Developers say work could begin as early as this fall on the Horizon Redevelopment Project, a new housing and biotechnology research hub by the Ashley River on the Charleston peninsula.
The project is aimed at creating the hub on 22 downtown acres, between Lockwood Drive and Hagood Avenue, from Spring Street to Fishburne Street. Much of that area now is comprised of surface parking lots, with space for about 1,400 vehicles.
Michael Maher, chief operating officer of the nonprofit Horizon Project Foundation, made a presentation on the master plan for the project to the city of Charleston's Board of Architectural Review Wednesday. The board's approval isn't required for master plans, Maher said. But he wanted to give members the big picture on the project so they could better evaluate individual projects for the hub in the future.
Mack Reese from Gateway Development, the leader of the development team, said the hub will be a "24-7 mixed-use space."
The project will be developed in phases, Reese said. "It's not a next year plan or a 2016 plan. It's a 10- to 20-year plan."
The first step, which could begin this fall, would be to build a parking structure on Fishburne Street, behind the police station. Then, about 300 cars that now park in lots near the corner of Lockwood Drive and Spring Street could instead park in the new structure.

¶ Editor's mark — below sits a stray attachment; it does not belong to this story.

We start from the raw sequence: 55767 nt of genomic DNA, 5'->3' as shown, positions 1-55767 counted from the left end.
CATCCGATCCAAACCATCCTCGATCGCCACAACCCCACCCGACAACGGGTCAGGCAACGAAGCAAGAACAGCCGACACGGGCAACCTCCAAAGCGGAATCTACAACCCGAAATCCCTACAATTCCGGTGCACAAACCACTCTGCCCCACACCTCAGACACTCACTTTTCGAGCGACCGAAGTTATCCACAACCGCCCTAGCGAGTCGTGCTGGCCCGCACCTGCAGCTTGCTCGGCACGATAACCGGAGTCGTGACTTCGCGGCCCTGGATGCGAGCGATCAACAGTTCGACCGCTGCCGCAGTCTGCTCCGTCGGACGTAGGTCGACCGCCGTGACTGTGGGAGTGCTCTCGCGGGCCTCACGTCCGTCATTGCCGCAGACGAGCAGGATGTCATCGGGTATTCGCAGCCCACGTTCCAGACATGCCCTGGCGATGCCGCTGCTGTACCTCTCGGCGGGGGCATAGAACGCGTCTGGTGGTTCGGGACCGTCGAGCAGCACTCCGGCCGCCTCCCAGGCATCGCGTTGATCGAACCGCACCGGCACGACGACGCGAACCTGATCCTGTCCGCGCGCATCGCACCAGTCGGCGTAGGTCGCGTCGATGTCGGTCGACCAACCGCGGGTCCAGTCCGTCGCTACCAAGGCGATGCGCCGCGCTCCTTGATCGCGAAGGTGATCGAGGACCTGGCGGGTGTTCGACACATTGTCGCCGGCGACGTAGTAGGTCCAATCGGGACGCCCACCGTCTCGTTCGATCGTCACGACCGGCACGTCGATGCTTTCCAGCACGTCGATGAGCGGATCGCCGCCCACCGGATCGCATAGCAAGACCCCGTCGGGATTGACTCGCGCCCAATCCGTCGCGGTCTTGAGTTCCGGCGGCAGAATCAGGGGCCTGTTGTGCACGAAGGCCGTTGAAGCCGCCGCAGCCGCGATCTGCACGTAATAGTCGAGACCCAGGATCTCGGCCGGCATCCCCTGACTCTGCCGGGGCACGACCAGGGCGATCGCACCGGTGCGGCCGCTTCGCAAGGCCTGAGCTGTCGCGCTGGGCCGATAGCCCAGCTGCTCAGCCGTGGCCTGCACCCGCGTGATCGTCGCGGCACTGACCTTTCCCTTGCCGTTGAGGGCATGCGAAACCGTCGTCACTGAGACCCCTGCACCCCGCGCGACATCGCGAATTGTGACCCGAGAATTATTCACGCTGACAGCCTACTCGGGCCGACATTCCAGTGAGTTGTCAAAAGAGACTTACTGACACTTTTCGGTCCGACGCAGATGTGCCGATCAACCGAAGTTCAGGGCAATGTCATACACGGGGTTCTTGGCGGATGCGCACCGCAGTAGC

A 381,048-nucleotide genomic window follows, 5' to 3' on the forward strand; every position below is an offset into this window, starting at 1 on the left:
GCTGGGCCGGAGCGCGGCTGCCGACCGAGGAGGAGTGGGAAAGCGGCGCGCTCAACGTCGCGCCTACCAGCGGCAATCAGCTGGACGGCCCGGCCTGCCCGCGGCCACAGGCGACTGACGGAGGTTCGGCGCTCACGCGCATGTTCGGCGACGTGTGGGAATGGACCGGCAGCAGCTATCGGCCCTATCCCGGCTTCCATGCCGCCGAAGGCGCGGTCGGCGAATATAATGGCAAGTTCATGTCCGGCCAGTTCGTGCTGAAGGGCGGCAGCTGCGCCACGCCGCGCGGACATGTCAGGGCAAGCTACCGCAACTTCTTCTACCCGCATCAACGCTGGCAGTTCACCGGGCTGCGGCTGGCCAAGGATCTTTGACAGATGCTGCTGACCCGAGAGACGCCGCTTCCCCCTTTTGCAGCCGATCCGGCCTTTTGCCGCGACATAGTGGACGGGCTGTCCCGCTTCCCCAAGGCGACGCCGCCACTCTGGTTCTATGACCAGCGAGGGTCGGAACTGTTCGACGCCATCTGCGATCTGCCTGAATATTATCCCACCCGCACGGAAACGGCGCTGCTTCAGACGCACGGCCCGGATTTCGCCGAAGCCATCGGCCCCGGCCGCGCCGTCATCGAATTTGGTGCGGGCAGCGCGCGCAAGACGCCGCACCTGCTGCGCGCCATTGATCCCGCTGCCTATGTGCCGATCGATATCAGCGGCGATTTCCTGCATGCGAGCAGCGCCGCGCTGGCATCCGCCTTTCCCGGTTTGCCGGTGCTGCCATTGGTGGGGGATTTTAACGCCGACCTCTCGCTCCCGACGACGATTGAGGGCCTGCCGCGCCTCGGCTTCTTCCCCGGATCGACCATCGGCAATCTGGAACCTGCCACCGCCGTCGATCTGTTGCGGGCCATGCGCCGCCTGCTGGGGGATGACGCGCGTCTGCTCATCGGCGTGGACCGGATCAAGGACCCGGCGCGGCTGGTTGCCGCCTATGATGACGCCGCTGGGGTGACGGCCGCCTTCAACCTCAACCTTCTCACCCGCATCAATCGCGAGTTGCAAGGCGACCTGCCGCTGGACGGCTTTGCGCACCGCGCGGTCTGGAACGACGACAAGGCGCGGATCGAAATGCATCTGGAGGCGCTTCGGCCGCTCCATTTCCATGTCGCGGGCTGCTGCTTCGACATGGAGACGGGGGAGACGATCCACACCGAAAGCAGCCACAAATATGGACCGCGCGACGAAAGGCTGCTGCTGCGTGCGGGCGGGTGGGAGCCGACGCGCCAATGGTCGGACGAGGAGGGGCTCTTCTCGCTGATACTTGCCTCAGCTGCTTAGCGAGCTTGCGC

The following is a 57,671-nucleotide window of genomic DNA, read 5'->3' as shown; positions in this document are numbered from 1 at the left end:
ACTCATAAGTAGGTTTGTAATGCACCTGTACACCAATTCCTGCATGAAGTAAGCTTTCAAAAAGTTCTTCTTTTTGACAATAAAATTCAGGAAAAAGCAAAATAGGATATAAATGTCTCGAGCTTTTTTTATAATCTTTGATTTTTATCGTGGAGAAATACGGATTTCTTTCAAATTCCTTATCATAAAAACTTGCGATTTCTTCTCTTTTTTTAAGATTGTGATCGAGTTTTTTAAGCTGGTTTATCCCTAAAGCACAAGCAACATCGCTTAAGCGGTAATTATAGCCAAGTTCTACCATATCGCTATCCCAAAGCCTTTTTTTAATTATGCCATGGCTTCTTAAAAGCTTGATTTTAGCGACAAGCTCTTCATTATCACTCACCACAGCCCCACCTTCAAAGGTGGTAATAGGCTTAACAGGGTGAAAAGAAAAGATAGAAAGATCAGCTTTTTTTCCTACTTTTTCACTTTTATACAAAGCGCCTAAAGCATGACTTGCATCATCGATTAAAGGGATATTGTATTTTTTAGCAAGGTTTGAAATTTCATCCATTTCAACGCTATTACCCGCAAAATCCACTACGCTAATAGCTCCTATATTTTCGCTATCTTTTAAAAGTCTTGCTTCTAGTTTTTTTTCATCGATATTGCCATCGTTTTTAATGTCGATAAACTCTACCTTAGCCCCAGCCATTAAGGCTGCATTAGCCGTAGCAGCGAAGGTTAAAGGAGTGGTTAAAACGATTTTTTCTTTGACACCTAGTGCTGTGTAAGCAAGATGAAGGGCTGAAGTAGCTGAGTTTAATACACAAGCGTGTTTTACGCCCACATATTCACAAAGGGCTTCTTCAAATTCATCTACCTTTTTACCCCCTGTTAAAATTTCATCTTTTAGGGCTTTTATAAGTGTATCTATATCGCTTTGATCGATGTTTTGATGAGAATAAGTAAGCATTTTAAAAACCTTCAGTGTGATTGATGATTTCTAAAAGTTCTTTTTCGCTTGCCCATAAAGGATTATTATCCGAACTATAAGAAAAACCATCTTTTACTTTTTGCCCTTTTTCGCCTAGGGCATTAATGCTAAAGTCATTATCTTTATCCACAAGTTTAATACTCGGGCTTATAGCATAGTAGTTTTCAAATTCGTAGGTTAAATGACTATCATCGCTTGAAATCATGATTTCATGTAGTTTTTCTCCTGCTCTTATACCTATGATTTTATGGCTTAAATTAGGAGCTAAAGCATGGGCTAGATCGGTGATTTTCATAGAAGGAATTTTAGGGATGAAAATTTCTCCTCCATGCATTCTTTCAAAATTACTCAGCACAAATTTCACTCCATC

Developers then would build the first two buildings at that intersection, Reese said. The buildings would have residential, retail and restaurant space on the ground floor and research, office and lab space on the upper levels. Construction on these buildings could begin as early as next spring.
City Councilman Dudley Gregorie, who represents the district in which Horizon falls, said he thinks the project will spur economic development and create jobs.
And so far, area residents are on board with the plan. He met with members of the West Side Neighborhood Association, who were pleased to hear there was a plan to build a grocery store in Horizon, he said. The area now is a "food desert," he said.
But building in the area, which sits on the site of a former landfill, won't be easy, Maher said. Lowcounty buildings generally require pilings for stability, he said. But in Horizon, the streets and sidewalks will require pilings as well. That will make building more expensive.
Charleston Mayor Joe Riley is asking the county and the school district to add a decade to tax incentives meant to help finance the large urban redevelopment project in the downtown hospital district.
The extension of incentives known as a tax increment financing district would mean that the city, county and school district would forgo property tax revenues created by the development for an additional 10 years. Instead, the money would be used to finance work in the development area, such as new roads and sidewalks. The Horizon TIF currently expires in 2033. The county and the school district have until mid-June to decide.
Reach Diane Knich at 843-937-5491 or on Twitter at @dianeknich.